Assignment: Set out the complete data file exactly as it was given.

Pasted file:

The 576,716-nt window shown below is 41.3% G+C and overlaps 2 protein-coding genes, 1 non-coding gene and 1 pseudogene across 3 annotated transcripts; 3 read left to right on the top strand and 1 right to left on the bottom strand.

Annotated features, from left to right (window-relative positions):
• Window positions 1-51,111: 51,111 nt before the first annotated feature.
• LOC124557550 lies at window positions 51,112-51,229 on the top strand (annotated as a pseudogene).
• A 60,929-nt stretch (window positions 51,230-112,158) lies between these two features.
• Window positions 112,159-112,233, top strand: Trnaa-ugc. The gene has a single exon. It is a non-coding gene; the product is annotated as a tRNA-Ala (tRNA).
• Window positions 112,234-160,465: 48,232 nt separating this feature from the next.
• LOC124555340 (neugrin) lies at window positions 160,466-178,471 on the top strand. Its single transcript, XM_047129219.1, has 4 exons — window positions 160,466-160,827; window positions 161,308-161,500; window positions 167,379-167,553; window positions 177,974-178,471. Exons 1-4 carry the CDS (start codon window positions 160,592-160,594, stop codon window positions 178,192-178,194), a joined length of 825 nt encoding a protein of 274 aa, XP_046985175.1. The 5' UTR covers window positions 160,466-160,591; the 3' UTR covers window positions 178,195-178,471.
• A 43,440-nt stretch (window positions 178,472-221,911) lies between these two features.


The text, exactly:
The 576,716-nt window shown below is 41.3% G+C and overlaps 2 protein-coding genes, 1 non-coding gene and 1 pseudogene across 3 annotated transcripts; 3 read left to right on the top strand and 1 right to left on the bottom strand.

Annotated features, from left to right (window-relative positions):
• Window positions 1-51,111: 51,111 nt before the first annotated feature.
• LOC124557550 lies at window positions 51,112-51,229 on the top strand (annotated as a pseudogene).
• A 60,929-nt stretch (window positions 51,230-112,158) lies between these two features.
• Window positions 112,159-112,233, top strand: Trnaa-ugc. The gene has a single exon. It is a non-coding gene; the product is annotated as a tRNA-Ala (tRNA).
• Window positions 112,234-160,465: 48,232 nt separating this feature from the next.
• LOC124555340 (neugrin) lies at window positions 160,466-178,471 on the top strand. Its single transcript, XM_047129219.1, has 4 exons — window positions 160,466-160,827; window positions 161,308-161,500; window positions 167,379-167,553; window positions 177,974-178,471. Exons 1-4 carry the CDS (start codon window positions 160,592-160,594, stop codon window positions 178,192-178,194), a joined length of 825 nt encoding a protein of 274 aa, XP_046985175.1. The 5' UTR covers window positions 160,466-160,591; the 3' UTR covers window positions 178,195-178,471.
• A 43,440-nt stretch (window positions 178,472-221,911) lies between these two features.